There are 13.7 million cancer survivors in the US. Wow. I hope that number gives hope to those who were recently diagnosed with cancer. We all know that a cancer diagnosis is a scary thing and I respect those that fight a battle with cancer- whether they win or not. But today, let’s celebrate the winners who beat their life limiting illness by seeing what a cancer survivor can teach us.
Interview With A Cancer Survivor- Heather Von St. James
Heather Von St. James was diagnosed with malignant pleural mesothelioma at the age of 36 in 2005, 3 short months after the birth of her daughter, Lily. Today, she is a 9 year cancer survivor who spends her time blogging for the Mesothelioma Cancer Alliance and spreading hope to those who are newly diagnosed.
How did you learn that you had mesothelioma cancer? Did you display any symptoms or signs?
After my daughter was born via c -section, I was told I was a bit anemic upon checking out of the hospital. Looking back, that was one of the first warning signs, that and the fact I had only gained 5 pounds throughout the whole pregnancy. They say hindsight is 20/20. About a month after Lily was born, I was so exhausted.. bone weary. I just figured it was from being a new mom, breastfeeding and having my nights and days all messed up. I started back to work part time a month after she was born and that is when the symptoms started to show up in earnest. I was losing weight at an alarming pace, 5-7 pounds a week, and it felt like a truck had parked on my chest. I just couldn’t breathe. Fevers, fatigue, a dry shallow cough, it all began to add up.
How did you react to the news after learning that you were only expected to live 15 months post-diagnosis? What did you do?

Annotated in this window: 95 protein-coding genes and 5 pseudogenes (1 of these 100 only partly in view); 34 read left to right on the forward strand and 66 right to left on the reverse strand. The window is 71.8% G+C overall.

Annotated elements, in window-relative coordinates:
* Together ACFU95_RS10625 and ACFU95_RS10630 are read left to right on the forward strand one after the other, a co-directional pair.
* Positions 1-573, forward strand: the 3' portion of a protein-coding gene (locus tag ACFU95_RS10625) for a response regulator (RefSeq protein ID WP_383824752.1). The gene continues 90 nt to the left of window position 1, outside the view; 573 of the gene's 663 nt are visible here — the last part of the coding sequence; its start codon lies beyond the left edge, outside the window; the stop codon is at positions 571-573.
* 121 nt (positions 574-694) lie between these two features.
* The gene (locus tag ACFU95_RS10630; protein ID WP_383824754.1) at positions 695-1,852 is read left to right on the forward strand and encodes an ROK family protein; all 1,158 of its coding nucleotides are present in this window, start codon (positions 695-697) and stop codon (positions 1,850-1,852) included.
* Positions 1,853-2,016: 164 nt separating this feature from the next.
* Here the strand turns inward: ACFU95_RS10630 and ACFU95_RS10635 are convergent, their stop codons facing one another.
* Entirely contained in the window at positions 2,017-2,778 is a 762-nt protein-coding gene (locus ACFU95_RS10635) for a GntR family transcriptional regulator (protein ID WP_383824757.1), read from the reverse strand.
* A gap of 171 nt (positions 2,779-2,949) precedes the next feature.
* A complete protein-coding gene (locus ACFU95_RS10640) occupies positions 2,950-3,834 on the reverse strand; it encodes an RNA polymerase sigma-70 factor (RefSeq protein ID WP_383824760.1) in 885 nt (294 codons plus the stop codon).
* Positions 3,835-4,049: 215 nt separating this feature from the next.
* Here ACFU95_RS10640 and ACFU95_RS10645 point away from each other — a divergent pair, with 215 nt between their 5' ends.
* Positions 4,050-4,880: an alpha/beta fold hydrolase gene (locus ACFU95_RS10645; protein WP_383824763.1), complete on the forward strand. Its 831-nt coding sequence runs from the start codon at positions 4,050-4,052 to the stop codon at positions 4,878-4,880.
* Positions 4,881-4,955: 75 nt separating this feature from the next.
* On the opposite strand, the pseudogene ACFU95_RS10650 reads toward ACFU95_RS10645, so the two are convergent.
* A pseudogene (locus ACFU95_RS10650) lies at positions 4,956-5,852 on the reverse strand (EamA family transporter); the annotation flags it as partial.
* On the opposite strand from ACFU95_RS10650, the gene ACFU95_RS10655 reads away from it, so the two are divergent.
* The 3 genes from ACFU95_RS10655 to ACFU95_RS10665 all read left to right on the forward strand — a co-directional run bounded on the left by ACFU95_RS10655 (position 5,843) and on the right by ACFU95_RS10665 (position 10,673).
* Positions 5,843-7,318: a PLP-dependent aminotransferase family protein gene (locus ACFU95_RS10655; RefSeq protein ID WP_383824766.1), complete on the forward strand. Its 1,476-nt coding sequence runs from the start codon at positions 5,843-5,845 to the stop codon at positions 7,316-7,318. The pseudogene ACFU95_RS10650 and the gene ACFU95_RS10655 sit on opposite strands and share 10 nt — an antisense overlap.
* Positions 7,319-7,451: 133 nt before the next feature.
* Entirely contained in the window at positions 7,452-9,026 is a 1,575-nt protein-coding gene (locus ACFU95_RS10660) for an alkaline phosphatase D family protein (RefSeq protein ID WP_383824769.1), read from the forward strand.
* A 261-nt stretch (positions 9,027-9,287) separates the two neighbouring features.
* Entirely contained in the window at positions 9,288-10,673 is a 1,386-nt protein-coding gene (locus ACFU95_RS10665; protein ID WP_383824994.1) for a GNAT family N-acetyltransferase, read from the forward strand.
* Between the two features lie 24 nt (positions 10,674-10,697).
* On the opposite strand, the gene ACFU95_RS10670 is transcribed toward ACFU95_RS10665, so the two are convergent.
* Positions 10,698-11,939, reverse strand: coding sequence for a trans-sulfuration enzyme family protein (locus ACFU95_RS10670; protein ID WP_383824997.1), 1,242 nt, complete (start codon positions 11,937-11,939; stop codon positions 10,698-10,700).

I was in shock, plain and simple. The last thing I expected was a mesothelioma diagnosis 3 ½ months after having my daughter. I just looked at the doctor, then to my husband. He has always been the calm headed one, and thinks clearly in times of crisis. He told the doctor to get us to Boston after he had laid out our options. All I could think of was Lily and how on earth we were going to pay for all of this. My doctor said he would call my insurance company, and true to his word, he was able to work with them. I was so relieved.
After the shock wore off, a quiet determination set in. Dying was not an option and I would do everything I could to raise my daughter. I found out I was the perfect candidate for surgery to remove my lung, and that is the course we decided to take. On Feb 2nd, 2006, I had my surgery in Boston.
What was your cancer treatment and recovery experience like?
It was the hardest thing I have ever been through. The surgery is very invasive, and I was basically cut in half. My lung, diaphragm, and lining of my heart were all removed, along with one of my ribs. My pericardium and diaphragm were replaced with surgical gore tex. I was in the hospital for 18 days. I then spent two more weeks in Boston to make sure I was well enough to fly. Exactly one months after surgery I flew to my parents home to recover. My baby girl had been staying with them while we were in Boston. My husband had to go back to work, so my parents stepped in to care for me and our daughter. It took about 3 months after surgery to feel semi-normal.